Research

In New Book, Dr. Peter J. Hotez Argues Most Neglected Tropical Diseases Can Be Found in World’s Wealthiest Countries


By Maggie Galehouse | September 6, 2016

Dr. Peter J. Hotez became the voice of the Zika virus some 18 months ago, in part because of his prescience.

“I was one of the first to predict, in 2014, that Zika was coming to the western hemisphere,” said Hotez, M.D., Ph.D., and dean of the National School of Tropical Medicine at Baylor College of Medicine. “Then, at the end of 2015, I wrote that Zika was headed to Florida, to the Gulf Coast.”

His New York Times op-ed piece in April 2016, titled “Zika is coming,” drew national attention, as did his interview with National Public Radio in early August.

“I have been pretty much predicting everything Zika is going to do,” said Hotez, 58. “I’ve been ahead of the curve every step of the way.”

But the Zika virus, which can lead to microcephaly in babies, is only one
of his specialties.

BlueMarble

Hotez, a professor of pediatrics, molecular virology and microbiology at Baylor and president of the Sabin Vaccine Institute, has been studying neglected tropical diseases for several years. Zika is just one of many threats he describes in Blue Marble Health, his new book that outlines a new global health paradigm.

The traditional understanding of global health, which compares unique diseases in less developed countries with more developed countries, is outdated, Hotez says. Today, he argues, most of the world’s neglected diseases can be found in vast pockets of poverty inside the world’s wealthiest economies.

And these poor enclaves are close to home, close to the Texas Medical Center.

Hotez moved to Houston in 2011 to launch the National School of Tropical Medicine. He had been exposed to poverty when he lived in Washington, D.C. and during his travels abroad, but after driving around some of Houston’s Fifth Ward neighborhoods, he had a revelation.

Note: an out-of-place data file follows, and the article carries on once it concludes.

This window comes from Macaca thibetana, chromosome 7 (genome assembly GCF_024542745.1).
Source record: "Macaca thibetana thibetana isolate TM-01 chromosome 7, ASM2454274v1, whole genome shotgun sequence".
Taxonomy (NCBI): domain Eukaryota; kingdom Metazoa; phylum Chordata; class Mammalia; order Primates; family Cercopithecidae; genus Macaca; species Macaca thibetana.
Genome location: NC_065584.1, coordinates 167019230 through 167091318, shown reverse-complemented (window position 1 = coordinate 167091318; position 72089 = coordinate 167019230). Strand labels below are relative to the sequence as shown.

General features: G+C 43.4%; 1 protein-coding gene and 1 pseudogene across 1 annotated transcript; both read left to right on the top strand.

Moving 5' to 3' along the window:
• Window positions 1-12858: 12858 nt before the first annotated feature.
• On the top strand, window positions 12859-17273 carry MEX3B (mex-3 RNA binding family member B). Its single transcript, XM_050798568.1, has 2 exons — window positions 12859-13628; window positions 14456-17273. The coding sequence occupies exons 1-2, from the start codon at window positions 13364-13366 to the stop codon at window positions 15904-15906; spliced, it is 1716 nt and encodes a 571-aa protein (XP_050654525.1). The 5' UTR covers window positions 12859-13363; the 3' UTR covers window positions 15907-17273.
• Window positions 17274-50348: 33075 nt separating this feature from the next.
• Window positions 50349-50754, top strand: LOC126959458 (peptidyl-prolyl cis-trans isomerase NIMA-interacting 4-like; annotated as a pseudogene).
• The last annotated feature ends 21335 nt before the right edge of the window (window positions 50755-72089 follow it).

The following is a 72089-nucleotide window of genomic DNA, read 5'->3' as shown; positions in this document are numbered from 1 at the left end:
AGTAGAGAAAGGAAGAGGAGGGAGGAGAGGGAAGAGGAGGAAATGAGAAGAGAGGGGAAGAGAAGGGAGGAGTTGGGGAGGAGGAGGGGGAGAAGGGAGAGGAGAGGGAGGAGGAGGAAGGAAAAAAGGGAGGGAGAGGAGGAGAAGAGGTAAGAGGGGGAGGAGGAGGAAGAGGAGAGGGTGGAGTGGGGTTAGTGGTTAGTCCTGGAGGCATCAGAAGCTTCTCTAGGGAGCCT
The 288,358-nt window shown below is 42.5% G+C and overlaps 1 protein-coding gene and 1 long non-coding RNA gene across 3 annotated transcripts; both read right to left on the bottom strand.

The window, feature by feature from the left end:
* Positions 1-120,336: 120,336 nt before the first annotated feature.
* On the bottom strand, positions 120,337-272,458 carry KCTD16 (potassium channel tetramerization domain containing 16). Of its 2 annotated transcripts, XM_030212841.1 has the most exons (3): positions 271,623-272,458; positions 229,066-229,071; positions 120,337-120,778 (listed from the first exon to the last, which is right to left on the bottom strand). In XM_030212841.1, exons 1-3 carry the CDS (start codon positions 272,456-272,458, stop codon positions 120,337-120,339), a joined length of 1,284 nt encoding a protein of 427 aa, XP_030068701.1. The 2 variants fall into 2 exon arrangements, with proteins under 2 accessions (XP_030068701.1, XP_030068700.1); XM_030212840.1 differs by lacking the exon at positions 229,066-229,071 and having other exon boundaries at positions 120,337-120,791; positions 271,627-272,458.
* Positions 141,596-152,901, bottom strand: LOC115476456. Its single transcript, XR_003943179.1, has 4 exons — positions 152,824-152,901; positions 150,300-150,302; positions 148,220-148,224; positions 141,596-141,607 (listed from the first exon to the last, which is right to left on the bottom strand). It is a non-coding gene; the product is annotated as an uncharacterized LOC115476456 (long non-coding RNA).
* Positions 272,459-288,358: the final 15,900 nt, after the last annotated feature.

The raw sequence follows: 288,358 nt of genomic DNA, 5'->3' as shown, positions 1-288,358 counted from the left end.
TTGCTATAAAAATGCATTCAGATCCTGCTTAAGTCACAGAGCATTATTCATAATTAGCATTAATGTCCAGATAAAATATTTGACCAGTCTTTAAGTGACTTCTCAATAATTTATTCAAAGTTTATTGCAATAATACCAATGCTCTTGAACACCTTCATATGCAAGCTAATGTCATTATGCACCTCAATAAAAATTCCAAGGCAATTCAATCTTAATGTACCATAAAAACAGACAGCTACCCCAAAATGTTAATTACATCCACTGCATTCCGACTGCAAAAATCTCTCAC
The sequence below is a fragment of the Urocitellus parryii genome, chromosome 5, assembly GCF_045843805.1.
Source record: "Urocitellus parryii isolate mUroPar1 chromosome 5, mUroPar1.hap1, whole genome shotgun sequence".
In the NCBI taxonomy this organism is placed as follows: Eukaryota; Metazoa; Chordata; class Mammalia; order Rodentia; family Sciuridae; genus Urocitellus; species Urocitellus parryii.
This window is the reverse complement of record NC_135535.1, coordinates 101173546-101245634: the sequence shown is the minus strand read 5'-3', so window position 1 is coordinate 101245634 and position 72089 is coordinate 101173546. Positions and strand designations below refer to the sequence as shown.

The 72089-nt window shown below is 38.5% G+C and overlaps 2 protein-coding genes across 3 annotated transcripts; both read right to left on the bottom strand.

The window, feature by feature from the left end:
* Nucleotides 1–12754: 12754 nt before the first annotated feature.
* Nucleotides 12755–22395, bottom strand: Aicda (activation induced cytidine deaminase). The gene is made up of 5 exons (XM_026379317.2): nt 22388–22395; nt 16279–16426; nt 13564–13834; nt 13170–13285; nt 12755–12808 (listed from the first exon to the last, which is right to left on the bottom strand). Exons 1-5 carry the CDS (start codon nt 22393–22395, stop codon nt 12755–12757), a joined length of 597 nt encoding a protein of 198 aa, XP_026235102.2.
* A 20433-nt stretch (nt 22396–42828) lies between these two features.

“The poverty I saw was a real eye opener for me,” Hotez said. “It had a huge impact on my research. I was driving through these places and saying ‘You know, this reminds me of Tegucigalpa. This reminds me of Guatemala City. This reminds me of Recife in northeastern Brazil.’”

He and his team found neglected tropical diseases amid poor populations in Texas and elsewhere, among them parasitic infections including Chagras disease, cysticercosis and trichomoniasis.

In Blue Marble Health, Hotez says neglected diseases need help from the leaders of the G20 countries—the 20 major economies, including the U.S. and the European Union—who meet to discuss key issues in the global economy.

“Leaders of the G20 countries need to redouble their commitment to their own neglected population, which in the U.S. includes 12 million Americans who live with neglected tropical diseases,” Hotez said.

Hotez calls for new vaccines, new drugs, and new diagnostics for Zika and other diseases. He hopes his book will reach everyone from university under- graduates to political leaders.

“I want this to become a book that can actually influence public policy,” he said.

Hotez’s involvement with the Clinton Global Initiative, which enlists global leaders to find solutions to world problems, led to friendships with politicians and celebrities.

The foreword to Blue Marble Health was written by Cher, the singer, actress and activist.

“Yeah, I know Cher,” Hotez said. “I got connected with her a few years ago because she got interested in the whole problem of neglected tropical diseases, and I spent a day at her wonderful Malibu mansion tutoring her. She’s very committed. Very opinionated about her political causes. Very much a dyed-in-the-wool Democrat. She started a school in Africa and very much wants to do good in the world.”

Connecting with the public is another one of Hotez’s specialties.

“I’m an interesting scientist in that I have an M.D., a Ph.D., I keep up with the grants and the papers, but I also have another side of me which is public engagement,” he explained. “And that’s a little unusual. I write a lot for the pub- lic. I enjoy interacting with a general audience, either speaking to them or going on radio or TV. This is one of the problems with training young scien- tists today. We discourage them from doing public engagement. It’s seen either as a waste of time or, even worse, it’s seen as a form of grandstand- ing or self-promotion.”